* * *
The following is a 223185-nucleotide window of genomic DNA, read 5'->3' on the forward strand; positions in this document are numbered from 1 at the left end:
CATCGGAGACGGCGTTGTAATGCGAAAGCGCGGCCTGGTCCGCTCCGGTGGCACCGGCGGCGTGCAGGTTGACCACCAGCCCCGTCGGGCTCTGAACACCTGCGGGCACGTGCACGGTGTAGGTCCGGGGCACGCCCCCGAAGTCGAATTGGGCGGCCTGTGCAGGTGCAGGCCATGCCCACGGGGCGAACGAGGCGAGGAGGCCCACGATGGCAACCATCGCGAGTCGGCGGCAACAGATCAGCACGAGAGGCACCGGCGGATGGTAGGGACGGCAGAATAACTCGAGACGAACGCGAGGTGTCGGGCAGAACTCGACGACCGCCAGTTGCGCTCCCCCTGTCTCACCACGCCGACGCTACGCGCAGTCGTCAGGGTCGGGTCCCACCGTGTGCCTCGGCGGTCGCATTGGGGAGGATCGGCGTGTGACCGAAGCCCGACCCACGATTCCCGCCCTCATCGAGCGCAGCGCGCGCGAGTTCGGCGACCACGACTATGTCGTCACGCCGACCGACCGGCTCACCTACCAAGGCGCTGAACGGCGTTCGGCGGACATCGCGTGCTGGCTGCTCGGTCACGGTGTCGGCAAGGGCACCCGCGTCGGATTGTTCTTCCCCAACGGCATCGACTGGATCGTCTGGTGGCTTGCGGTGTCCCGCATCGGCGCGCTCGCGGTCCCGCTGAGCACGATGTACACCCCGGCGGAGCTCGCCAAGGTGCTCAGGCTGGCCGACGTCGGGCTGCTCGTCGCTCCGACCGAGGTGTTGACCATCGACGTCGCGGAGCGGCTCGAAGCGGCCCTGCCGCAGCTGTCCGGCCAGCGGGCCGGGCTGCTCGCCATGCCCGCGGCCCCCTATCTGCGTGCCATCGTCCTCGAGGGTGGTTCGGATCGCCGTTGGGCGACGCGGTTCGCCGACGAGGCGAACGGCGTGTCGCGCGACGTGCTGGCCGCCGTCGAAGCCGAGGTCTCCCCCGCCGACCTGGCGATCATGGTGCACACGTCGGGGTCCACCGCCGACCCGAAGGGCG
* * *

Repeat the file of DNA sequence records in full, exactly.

The following is a 223185-nucleotide window of genomic DNA, read 5'->3' on the forward strand; positions in this document are numbered from 1 at the left end:
CATCGGAGACGGCGTTGTAATGCGAAAGCGCGGCCTGGTCCGCTCCGGTGGCACCGGCGGCGTGCAGGTTGACCACCAGCCCCGTCGGGCTCTGAACACCTGCGGGCACGTGCACGGTGTAGGTCCGGGGCACGCCCCCGAAGTCGAATTGGGCGGCCTGTGCAGGTGCAGGCCATGCCCACGGGGCGAACGAGGCGAGGAGGCCCACGATGGCAACCATCGCGAGTCGGCGGCAACAGATCAGCACGAGAGGCACCGGCGGATGGTAGGGACGGCAGAATAACTCGAGACGAACGCGAGGTGTCGGGCAGAACTCGACGACCGCCAGTTGCGCTCCCCCTGTCTCACCACGCCGACGCTACGCGCAGTCGTCAGGGTCGGGTCCCACCGTGTGCCTCGGCGGTCGCATTGGGGAGGATCGGCGTGTGACCGAAGCCCGACCCACGATTCCCGCCCTCATCGAGCGCAGCGCGCGCGAGTTCGGCGACCACGACTATGTCGTCACGCCGACCGACCGGCTCACCTACCAAGGCGCTGAACGGCGTTCGGCGGACATCGCGTGCTGGCTGCTCGGTCACGGTGTCGGCAAGGGCACCCGCGTCGGATTGTTCTTCCCCAACGGCATCGACTGGATCGTCTGGTGGCTTGCGGTGTCCCGCATCGGCGCGCTCGCGGTCCCGCTGAGCACGATGTACACCCCGGCGGAGCTCGCCAAGGTGCTCAGGCTGGCCGACGTCGGGCTGCTCGTCGCTCCGACCGAGGTGTTGACCATCGACGTCGCGGAGCGGCTCGAAGCGGCCCTGCCGCAGCTGTCCGGCCAGCGGGCCGGGCTGCTCGCCATGCCCGCGGCCCCCTATCTGCGTGCCATCGTCCTCGAGGGTGGTTCGGATCGCCGTTGGGCGACGCGGTTCGCCGACGAGGCGAACGGCGTGTCGCGCGACGTGCTGGCCGCCGTCGAAGCCGAGGTCTCCCCCGCCGACCTGGCGATCATGGTGCACACGTCGGGGTCCACCGCCGACCCGAAGGGCG